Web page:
sealPurdue Letter from the President

March 2002

When the Indiana General Assembly adjourned on March 14 without reaching compromise on the budget shortfall or the tax structure problems that beset our state, we all knew that some of our worst fears about the impact of the unresolved fiscal dilemma would be realized.

Governor Frank O’Bannon is facing a very difficult situation. He has to deal with a $1.3 billion gap between revenue and expenditures. Without new revenue, his only choice is to cut spending. In recent weeks, he has announced numerous cost-cutting measures, including some that impact Purdue – and all public education – very deeply.

We certainly understand the governor’s dilemma, but we cannot escape the reality that reducing an already tight education budget endangers Indiana’s future. The presidents of the six state-supported universities, among others, have urged that a special legislative session be convened to deal with both the immediate fiscal emergency and the long-term problems in our revenue structure. I hope the governor and the General Assembly will consider this step. I believe there is still time to turn this challenge into an opportunity for our state.

Purdue’s total loss in funding in the current biennium from the previous biennium now exceeds $100 million. This is a serious diminution of our capacity to meet the educational and research needs of Indiana.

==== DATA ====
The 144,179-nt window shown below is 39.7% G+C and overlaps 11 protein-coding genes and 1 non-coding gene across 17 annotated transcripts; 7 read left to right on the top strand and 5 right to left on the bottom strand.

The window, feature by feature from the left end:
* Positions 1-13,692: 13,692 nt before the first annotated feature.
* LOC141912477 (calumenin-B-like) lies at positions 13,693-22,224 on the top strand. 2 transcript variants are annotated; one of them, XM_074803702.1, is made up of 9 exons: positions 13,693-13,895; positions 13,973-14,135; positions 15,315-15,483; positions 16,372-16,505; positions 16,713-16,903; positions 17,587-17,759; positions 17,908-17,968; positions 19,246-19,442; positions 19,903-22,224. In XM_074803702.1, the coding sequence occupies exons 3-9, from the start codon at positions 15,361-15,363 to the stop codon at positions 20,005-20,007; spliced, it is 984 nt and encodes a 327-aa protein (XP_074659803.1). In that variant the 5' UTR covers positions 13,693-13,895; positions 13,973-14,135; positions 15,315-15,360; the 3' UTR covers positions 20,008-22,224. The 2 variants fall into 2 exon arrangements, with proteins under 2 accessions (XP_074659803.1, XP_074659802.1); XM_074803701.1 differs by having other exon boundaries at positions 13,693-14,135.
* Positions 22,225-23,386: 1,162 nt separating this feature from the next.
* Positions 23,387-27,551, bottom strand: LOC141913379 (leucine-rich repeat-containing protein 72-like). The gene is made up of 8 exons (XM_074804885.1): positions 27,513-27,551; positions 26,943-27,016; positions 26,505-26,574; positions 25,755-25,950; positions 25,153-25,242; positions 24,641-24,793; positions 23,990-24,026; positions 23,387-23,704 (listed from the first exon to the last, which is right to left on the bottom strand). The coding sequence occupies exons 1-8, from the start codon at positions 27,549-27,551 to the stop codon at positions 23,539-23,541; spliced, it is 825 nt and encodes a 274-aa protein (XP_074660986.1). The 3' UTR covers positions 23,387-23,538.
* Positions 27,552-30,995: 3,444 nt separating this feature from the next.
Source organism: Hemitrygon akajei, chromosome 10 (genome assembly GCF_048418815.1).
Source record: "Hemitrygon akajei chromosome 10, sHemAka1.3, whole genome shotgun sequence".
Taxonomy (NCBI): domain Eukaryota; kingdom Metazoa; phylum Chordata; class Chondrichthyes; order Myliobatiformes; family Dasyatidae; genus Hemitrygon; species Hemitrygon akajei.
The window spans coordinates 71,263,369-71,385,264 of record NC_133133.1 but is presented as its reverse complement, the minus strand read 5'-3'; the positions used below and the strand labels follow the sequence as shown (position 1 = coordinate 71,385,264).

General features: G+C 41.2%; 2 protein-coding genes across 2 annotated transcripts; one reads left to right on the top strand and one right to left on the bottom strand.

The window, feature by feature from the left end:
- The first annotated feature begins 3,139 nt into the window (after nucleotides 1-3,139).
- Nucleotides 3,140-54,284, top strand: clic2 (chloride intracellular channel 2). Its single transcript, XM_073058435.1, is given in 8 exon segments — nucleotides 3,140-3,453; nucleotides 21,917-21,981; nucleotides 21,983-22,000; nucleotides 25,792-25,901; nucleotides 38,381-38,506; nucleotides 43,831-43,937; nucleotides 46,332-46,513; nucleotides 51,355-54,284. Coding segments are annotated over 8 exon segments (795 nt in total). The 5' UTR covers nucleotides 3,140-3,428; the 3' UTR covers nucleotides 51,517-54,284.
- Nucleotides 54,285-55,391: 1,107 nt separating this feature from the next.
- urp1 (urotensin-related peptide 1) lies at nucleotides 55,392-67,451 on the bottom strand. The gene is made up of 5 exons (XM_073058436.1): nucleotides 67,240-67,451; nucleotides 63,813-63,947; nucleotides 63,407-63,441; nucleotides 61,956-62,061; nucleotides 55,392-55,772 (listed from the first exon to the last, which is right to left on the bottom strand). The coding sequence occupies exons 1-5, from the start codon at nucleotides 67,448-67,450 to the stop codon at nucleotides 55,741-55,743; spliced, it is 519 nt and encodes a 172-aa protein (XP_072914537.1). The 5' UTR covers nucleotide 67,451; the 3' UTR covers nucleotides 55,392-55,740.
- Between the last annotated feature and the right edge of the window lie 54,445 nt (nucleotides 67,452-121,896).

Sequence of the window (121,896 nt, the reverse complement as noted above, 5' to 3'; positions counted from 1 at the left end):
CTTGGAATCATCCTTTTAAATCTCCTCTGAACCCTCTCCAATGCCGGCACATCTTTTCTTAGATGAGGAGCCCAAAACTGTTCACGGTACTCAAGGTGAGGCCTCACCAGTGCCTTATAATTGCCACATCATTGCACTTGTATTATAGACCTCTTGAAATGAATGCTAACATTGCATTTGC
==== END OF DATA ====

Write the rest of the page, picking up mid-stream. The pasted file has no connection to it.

The reductions announced so far focus heavily on the repair and rehabilitation appropriation and on technology funds. This means we will have to forgo updating software and equipment that our students need to be prepared for the job market. It also means that necessary maintenance of very valuable facilities will suffer.

In the round of budget cuts announced March 28, the losses in cash appropriations to the Purdue system add up to more than $37 million for the current and next fiscal years. This does not include the planned rollover of our June appropriation of more than $24 million.

It also doesn’t take into account the freezing of the 21st Century Fund, from which Purdue expected to receive $25 million to $30 million, or the delay in payment of the $5 million grant for construction of the Birck Nanotechnology Center. In addition, a 7 percent cut in line-item appropriations will reduce funding for Statewide Technology, the Cooperative Extension Service and the Technical Assistance Program, all of which are major contributors to state economic development. It also will impact the Animal Disease Diagnostic Laboratory, which is the primary safeguard of animal health in the state.

All of these cutbacks add up to a situation that is very serious for Purdue and for all of education. Sadly, they do not solve the real problem for Indiana. In round numbers, the state plans to eliminate $500 million in recurring expenditures and $800 million in one-time costs. This is designed to cover the $1.3 billion deficit for the current biennium. But at the end of this budget cycle, the $800 million gap will still be there without a plan for covering it. History suggests that even the most spectacular economic recovery will not close that gap.

Meanwhile, serious damage will be done to our education system when we should be improving it. The Alliance for Indiana’s Future has continually urged a long-term solution to these problems. With every passing day, the problem for Indiana gets worse. We should not be waiting. We should be taking charge of our own destiny.

Martin C. Jischke